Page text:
The National Safety Council Promotes Parent Education During National Teen Driver Safety Week
The most significant threat facing teens is the vehicle sitting in their parents’ driveways. Yet, many parents remain under-educated about teen driving safety and the risks new drivers face. In observance of National Teen Driver Safety Week Oct. 20-26, the National Safety Council released a comprehensive list of things many parents do not – but need to – know about teen driver safety:
- Car crashes are the leading cause of death for teens in the U.S.
- Most dangerous time of a teen driver’s life is the first 12 months after receiving a license
- A teen driver’s crash risk is three times that of drivers ages 20 and older
- Teens crash most often because they are inexperienced – not because they take more risks behind the wheel.
- Teen passengers are one of the biggest distractions for teen drivers. Just one teen passenger raises a teen driver’s fatal crash risk 44 percent. Two passengers doubles fatal crash risk. Three or more quadruples crash risk.
- Most fatal nighttime crashes involving teen drivers happen between 9 p.m. and midnight
- More than half of teens killed in car crashes were not restrained by a seatbelt.
- Most states’ teen driving laws and restrictions do not adequately protect teen drivers from the most serious crash risks
- Teens really do learn to drive from watching their parents. A survey from The Allstate Foundation found 80 percent of teens cite their parents as having the most influence over teens’ driving habits.
- Crash risk remains high after licensure. In fact, young drivers’ crash risk does not significantly begin decreasing until age 25.
(Watch these parents describe what they learned about how to be a better driving coach for their new teen drivers and how long parents need to stay involved. Parent education and involvement is a focal point during National Teen Driver Safety Week, Oct. 20-26.” Video available at: http://www.youtube.com/watch?v=pgrwpH_w0Ks)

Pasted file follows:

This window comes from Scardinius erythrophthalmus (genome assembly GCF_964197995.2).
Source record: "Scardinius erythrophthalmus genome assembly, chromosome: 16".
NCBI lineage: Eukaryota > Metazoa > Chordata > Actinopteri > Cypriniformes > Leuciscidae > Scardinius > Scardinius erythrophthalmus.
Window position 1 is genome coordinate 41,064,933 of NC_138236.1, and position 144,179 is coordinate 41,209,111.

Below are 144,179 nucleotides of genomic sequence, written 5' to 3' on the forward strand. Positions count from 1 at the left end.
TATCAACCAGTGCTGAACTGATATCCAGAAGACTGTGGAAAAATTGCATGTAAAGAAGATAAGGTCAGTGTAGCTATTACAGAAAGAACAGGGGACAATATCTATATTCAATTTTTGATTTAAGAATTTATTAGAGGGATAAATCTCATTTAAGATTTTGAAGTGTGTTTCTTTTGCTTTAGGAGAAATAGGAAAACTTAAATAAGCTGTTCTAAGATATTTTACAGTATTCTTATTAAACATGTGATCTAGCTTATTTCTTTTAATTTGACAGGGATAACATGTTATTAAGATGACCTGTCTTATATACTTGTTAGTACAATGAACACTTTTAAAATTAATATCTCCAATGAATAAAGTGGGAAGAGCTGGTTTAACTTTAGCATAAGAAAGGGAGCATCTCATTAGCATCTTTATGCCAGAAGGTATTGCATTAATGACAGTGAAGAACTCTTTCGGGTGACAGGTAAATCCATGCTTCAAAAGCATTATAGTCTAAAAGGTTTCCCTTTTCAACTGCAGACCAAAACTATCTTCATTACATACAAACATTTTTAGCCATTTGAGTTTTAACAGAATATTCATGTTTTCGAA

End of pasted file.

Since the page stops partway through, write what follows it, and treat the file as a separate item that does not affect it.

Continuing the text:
“Parents literally hold the keys to developing good teen drivers,” said John Ulczycki, vice president of strategic initiatives at NSC. “National Teen Driver Safety Week is the perfect time for parents to learn the facts and put their knowledge to action. The more parents know, the further most will go to protect their teens, which will keep our roads safer for all motorists.”
The theme of National Teen Driver Safety Week, ‘It takes two: Shared expectations for parents and teens for driving,’ is in lockstep with the Council’s recent focus on parent education around teen driver safety. DriveitHOME, an initiative of NSC, is a website created for parents by parents that focuses on the most important things parents can do to protect teen drivers. Go to www.driveithome.org to sign up for weekly driving tips and other resources.
Founded in 1913 and chartered by Congress, the National Safety Council, www.nsc.org, is a nonprofit organization whose mission is to save lives by preventing injuries and deaths at work, in homes and communities, and on the road through leadership, research, education and advocacy. The NSC advances this mission by partnering with businesses, government agencies, elected officials and the public in areas where we can make the most impact – distracted driving, teen driving, workplace safety, prescription drug overdoses and Safe Communities.